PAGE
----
Metro Transit is testing its first rapid transit bus line on an urban street. The new A Line is designed to attract more riders by cutting travel time and improving bus service.
Expected to open this spring, planners hope the $27 million line will set the stage for another 10 bus rapid transit routes in the Twin Cities by 2030 intended to complement light rail service.
"As these lines start to go together, we won't have individual lines serving certain areas, we'll have an integrated rapid transit system," Metropolitan Council spokesperson John Schadl said Wednesday during a media tour of the line. "That is going to have an exponential effect on ridership."
The A Line will run from Rosedale Mall down Snelling Avenue. It will then cross the Ford Bridge and end up at the 46th Street light rail station. The line offers access to the Blue Line and Green Line light rail routes.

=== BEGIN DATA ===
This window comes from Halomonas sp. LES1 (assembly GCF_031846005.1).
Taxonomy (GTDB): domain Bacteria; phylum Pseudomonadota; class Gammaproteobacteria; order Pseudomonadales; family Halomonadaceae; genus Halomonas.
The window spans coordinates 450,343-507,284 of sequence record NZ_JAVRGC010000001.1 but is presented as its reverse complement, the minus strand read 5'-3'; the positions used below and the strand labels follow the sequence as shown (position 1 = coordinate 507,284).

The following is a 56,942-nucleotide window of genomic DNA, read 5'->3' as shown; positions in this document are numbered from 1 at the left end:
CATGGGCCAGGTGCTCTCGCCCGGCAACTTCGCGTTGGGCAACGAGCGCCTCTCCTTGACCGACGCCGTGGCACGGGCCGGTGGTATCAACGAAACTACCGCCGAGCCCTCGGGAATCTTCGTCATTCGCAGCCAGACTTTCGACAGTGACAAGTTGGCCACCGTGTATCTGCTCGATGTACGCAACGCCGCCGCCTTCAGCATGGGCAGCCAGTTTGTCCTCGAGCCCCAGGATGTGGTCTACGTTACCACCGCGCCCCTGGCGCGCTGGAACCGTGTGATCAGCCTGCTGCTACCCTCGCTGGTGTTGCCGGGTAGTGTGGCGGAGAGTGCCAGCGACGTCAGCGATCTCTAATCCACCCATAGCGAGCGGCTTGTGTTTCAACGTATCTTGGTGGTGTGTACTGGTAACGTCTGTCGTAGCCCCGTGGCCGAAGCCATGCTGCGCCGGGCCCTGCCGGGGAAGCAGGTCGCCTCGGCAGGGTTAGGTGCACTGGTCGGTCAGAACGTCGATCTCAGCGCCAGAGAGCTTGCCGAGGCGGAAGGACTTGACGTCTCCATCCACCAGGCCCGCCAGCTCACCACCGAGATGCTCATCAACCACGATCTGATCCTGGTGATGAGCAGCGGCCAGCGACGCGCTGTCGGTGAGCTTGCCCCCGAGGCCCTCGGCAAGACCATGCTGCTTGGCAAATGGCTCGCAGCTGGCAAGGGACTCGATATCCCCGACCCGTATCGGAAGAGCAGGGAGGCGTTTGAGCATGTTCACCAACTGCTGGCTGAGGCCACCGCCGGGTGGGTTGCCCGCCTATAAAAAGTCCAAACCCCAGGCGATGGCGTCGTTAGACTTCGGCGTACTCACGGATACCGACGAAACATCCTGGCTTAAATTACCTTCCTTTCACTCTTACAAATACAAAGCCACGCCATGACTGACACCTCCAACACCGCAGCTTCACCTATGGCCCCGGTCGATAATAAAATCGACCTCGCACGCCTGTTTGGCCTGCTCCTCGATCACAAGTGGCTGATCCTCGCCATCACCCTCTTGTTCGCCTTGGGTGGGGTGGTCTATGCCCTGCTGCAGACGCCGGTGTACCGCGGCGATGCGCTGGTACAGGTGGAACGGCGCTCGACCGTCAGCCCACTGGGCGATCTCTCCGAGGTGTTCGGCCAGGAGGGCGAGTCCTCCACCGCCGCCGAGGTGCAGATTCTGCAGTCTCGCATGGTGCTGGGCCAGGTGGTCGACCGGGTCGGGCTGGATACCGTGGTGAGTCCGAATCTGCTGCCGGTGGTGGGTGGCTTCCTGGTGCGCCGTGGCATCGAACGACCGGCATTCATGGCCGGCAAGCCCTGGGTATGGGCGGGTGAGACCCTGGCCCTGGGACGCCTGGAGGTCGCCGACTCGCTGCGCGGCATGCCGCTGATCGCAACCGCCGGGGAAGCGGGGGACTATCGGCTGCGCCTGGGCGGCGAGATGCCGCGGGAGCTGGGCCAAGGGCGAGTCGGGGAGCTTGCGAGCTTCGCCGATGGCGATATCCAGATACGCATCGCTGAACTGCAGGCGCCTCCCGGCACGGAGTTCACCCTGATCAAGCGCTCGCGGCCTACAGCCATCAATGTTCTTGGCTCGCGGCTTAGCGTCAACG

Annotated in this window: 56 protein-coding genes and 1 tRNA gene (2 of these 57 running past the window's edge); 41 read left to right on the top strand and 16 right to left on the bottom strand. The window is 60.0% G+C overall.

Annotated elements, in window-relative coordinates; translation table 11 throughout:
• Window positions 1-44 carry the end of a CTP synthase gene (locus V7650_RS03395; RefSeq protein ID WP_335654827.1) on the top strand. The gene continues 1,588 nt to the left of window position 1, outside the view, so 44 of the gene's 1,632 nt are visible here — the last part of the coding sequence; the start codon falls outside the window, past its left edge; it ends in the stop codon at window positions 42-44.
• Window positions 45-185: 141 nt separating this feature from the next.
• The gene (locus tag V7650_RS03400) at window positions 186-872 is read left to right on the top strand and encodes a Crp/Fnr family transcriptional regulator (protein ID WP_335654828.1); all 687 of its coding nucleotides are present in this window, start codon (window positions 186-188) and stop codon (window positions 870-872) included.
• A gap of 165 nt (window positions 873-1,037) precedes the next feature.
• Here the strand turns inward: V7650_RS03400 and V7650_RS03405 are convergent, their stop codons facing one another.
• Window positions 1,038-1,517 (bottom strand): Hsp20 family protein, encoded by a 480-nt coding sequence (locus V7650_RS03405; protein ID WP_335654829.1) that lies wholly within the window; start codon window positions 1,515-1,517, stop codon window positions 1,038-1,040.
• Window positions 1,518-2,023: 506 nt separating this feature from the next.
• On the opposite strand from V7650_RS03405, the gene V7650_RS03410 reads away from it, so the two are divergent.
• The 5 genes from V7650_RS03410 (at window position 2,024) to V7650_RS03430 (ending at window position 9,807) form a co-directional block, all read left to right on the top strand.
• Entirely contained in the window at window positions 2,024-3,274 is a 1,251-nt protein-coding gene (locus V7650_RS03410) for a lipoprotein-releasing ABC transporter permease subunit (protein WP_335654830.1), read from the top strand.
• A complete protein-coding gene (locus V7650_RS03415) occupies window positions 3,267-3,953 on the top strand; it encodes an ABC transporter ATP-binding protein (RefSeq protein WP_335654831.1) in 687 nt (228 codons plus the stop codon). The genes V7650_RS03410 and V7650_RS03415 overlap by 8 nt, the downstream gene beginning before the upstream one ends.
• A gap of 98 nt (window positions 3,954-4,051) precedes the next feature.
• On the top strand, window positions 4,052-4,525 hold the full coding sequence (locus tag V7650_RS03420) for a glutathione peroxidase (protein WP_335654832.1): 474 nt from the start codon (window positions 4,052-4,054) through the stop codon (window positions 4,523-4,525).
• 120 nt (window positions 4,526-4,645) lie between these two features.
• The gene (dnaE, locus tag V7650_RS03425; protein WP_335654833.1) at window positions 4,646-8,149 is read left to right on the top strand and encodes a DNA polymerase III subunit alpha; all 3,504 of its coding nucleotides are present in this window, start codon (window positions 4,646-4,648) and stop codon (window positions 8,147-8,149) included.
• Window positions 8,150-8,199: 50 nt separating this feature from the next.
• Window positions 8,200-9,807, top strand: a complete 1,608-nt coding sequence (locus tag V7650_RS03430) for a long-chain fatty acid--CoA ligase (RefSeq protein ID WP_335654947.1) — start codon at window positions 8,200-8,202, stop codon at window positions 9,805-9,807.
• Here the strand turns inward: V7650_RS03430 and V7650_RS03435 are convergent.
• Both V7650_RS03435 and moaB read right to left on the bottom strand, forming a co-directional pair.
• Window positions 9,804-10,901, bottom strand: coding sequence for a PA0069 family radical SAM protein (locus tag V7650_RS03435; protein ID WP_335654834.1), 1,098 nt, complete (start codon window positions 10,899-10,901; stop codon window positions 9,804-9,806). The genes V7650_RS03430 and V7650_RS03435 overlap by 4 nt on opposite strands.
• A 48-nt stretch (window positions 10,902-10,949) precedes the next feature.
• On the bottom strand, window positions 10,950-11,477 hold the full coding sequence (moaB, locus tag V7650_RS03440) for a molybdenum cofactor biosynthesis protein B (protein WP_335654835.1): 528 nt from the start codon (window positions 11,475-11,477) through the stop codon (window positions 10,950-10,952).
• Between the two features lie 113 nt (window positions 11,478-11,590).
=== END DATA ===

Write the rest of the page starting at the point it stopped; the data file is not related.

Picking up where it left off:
Metro Transit says the A Line will run 20 percent faster than a local bus. The vehicles only make stops every half mile or so. Riders pay before boarding. And the buses contain technology that can keep a traffic signal green for a few seconds more than usual.
The rapid transit buses also look different. They have wider doors, and lower floors to make boarding easier. And 20 new stations will display bus arrival times.
The new bus line plays a different role than light rail or even highway-based bus rapid transit, said Andrew Guthrie, a research fellow at the University of Minnesota's Humphrey School of Public Affairs. The rapid transit lines "are very much about setting a higher standard of quality for local service."
If funding falls into place, the next bus rapid transit line will be built on Penn Avenue in north Minneapolis in 2017.